24 July 2006

Strategypage on Iraq - The Civil War that wasn't

Strategypage has always kept a close finger on the pulsebeat of the ongoing conflicts in Afghanistan and Iraq, and they do another good job of explaining why mere sectarian violence does not offer the opportunity for any sectarian leader to openly declare war with the last paragraph offering the summary:

The problem with civil war in Iraq is that it's not possible to have a civil war in Iraq. That's because one side is too weak to muster much more that terrorists. Because of voluntary, and forced, departures from the country, the Sunni Arabs are only about 15 percent of the population. Moreover, because of American air power, any concentration of Sunni Arab gunmen would just provide a target for smart bombs. Declaring that there is now a civil war in Iraq ignores the fact that the Sunni Arabs have been resisting their loss of power for over three years. Military historians refer to this sort of thing as "mopping up" after a hostile government has been defeated. Saddam and his government were ousted in early 2003. But Saddam's followers fought on, and are still at it. At least those that are still alive and in a murderous mood. Call that a civil war if you like, but that doesn't make it one.
Actually there is one faction capable of mustering enough to do this, but they do not want to. Those folks are the KURDS. Also noted by Strategypage is the fact that another 60,000 New Iraqi Army soldiers are being fielded, most likely into quieter areas to relieve MNF forces of command, and that the US is concentrating on Baghdad and only bringing in limited re-enforcement and holding BACK orders for new troops to rotate INTO Iraq. This is what is known as a 'limited draw down via replacement', with the native Iraqi troops replacing MNF troops that have been on anti-insurgency and policing duties elsewhere. Strategypage has also done a nice summary of the players in the current low intensity conflict in Iraq and it is quite the hodge-podge of groups and outlooks and comes up with this succinct summation at the end:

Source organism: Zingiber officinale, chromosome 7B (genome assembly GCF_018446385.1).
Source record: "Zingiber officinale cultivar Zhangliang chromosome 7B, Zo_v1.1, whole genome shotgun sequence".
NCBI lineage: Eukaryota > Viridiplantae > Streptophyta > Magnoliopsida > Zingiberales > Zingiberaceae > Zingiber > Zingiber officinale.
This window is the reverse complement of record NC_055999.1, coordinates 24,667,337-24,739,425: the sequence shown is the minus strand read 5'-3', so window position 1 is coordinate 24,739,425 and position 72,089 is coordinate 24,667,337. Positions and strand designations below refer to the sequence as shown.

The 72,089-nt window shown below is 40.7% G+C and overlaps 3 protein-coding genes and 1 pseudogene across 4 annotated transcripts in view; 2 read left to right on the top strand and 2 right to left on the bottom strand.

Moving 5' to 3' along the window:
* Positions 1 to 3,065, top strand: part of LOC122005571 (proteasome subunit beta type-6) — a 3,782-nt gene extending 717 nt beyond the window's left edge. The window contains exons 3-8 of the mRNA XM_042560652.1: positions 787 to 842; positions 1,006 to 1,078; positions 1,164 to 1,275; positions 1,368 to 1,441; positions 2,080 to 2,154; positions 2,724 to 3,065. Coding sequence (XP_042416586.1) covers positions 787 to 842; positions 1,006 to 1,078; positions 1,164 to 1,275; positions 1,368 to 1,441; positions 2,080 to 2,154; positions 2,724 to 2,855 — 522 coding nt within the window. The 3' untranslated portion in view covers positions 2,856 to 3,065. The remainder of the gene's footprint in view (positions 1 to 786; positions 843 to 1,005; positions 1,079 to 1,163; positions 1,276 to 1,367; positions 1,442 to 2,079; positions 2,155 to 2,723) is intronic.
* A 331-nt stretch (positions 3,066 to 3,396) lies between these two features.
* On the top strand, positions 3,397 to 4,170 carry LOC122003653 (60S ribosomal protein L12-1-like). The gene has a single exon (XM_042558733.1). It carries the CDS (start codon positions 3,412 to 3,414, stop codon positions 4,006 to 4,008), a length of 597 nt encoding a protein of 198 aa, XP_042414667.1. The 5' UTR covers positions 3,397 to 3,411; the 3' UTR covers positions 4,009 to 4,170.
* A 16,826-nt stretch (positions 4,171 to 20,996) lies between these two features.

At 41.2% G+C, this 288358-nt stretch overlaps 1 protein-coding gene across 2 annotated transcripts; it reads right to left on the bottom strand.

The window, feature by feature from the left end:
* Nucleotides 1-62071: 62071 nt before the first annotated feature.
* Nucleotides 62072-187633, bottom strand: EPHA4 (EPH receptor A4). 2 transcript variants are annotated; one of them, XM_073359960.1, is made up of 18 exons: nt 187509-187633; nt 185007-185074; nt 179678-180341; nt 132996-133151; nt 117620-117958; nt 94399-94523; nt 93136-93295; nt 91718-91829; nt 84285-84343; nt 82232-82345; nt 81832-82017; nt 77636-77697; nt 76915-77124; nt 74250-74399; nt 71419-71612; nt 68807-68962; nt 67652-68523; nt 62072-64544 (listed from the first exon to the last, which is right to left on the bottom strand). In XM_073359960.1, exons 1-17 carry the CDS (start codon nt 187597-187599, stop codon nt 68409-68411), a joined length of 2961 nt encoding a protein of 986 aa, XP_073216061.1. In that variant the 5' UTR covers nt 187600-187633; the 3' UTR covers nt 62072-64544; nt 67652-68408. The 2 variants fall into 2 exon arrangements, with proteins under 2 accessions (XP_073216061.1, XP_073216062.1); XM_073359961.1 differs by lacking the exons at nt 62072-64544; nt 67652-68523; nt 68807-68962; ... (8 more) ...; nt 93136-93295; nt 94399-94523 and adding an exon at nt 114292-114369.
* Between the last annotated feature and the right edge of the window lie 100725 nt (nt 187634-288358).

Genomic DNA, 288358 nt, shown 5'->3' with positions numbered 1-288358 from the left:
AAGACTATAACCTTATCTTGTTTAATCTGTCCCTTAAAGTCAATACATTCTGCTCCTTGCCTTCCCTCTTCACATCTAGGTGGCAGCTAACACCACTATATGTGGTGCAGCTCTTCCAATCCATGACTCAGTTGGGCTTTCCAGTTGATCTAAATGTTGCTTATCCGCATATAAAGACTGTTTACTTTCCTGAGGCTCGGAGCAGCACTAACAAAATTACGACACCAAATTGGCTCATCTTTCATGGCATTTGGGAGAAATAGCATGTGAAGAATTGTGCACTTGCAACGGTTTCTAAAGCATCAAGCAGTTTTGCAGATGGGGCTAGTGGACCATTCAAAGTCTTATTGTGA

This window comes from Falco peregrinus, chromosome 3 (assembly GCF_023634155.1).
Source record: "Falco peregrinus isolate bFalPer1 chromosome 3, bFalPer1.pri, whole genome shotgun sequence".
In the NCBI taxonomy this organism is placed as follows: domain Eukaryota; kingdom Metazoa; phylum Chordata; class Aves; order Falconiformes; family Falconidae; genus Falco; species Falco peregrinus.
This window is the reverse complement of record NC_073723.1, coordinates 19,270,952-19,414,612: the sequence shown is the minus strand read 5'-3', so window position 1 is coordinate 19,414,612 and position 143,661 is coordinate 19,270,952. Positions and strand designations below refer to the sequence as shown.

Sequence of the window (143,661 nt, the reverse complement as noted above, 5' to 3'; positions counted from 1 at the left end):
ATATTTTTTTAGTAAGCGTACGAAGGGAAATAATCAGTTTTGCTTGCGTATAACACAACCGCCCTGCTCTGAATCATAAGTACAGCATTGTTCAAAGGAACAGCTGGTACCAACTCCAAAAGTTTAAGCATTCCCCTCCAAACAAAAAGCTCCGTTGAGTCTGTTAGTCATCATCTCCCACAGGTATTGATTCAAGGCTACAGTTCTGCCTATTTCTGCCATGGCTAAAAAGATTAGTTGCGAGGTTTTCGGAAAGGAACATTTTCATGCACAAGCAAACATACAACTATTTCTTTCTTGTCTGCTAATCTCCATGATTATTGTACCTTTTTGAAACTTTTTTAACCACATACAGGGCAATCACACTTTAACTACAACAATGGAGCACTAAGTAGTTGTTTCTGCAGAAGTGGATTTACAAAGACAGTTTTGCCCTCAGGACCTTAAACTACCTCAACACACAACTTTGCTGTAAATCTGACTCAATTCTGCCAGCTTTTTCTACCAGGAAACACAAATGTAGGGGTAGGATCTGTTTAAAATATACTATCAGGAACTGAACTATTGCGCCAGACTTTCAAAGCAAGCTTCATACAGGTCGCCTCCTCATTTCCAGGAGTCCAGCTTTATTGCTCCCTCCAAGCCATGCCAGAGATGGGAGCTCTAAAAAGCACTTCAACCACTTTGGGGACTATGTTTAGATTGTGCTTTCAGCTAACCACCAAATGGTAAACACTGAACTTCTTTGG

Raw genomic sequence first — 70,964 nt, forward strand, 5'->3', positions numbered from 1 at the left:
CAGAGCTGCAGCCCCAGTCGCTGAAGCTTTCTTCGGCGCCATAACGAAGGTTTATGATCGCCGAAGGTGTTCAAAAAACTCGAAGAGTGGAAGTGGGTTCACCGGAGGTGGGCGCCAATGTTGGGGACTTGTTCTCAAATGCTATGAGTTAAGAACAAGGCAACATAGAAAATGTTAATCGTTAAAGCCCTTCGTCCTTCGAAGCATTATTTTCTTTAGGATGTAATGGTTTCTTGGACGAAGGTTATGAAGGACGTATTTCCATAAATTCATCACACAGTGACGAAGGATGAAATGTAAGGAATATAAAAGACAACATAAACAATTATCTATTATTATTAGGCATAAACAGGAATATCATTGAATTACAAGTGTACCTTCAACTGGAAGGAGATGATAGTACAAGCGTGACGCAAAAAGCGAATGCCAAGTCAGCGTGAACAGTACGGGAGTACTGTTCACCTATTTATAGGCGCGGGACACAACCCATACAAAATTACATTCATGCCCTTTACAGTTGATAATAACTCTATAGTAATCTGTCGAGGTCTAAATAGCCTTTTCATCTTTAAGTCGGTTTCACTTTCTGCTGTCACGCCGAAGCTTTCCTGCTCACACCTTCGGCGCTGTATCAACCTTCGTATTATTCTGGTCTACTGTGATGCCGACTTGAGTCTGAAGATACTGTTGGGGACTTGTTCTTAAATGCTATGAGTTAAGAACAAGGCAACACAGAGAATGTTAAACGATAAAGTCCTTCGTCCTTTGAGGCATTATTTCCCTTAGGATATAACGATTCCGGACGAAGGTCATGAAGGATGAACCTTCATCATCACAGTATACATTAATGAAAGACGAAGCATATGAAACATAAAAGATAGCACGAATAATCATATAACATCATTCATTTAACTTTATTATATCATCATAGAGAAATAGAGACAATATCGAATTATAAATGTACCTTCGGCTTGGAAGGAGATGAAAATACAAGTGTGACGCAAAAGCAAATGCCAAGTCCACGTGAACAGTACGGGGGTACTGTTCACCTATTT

While pundits go on about Iranian desires to dominate Iraq, the reality is more about vengeance against Sunni Arabs for past sins. Nothing too complicated, but it's a fire that's very difficult to put out.
Yes, it is a mess in Iraq, but as the quieter provinces finally settle into their regular and age-old inter-tribal rivalries and are told to keep it down to a 'dull roar' OR ELSE by their New Army, things are getting better. Not INSTANTLY, but no one, and I do mean no one, expected that. But, as I have been pointing out the trend-lines have been good for going on two years now. Iraqi's now have total control with NO oversight by the MNF of one province outside of the Kurdish ones and more are slated to go in the coming months. Iran is already calling for Act II in the Eastern Med and trying to dictate to the Arabs from that vantage point, to use Lebanon as a missile platform to interdict shipping and commerce. They will push more to destabilize Iraq *if* they have the resources.

Iran did not expect Israel to forcefully go to war over kidnappings and missile attacks from Sovereign National Territories of its Neighbors. They have always overlooked the niceties of diplomacy and always gone for the grandstand and megaphone of the media. It is a rude awakening to find that they will need to resupply Hezbollah now that it is embroiled in a *real war*. Iran will try to broaden this into Iraq, no doubt... and be seen as interlopers and trying to dictate to ARABS what they should do. Yes, Persians trying to lord it over Arabs does not sit well in Iraq, no matter sectarian allegiances. Remember that Shia's VOLUNTEERED to fight Iran under Saddam and not 'forced volunteering' but WILLINGLY. And with fervor.

The US must act now to bring in one more partner to the conflict. I peg Egypt as it has been directly attacked and has an old alliance with Syria. Both can be used for pretext, as well as the Persians and Assyrians trying to dictate to Egyptians angle. Along with the threat of cutting off aid to Egypt if they do *not* help, but that sotto voce and the hint the aid goes to the NEXT in line, which is Jordan. The US can offer to do an 'Afghanistan' to Syria with lightly armed and capable military against an incapable State. If not Egypt, then Jordan. And if neither of those, then the Kurds who have a small and highly capable force *perfect* for liberating the Kurds of Syria... perhaps we can offer them land all the way to the coast so that all of Iraq then connects to Mediterranean Sea and Persian Gulf. Now wouldn't *that* be an enticement?

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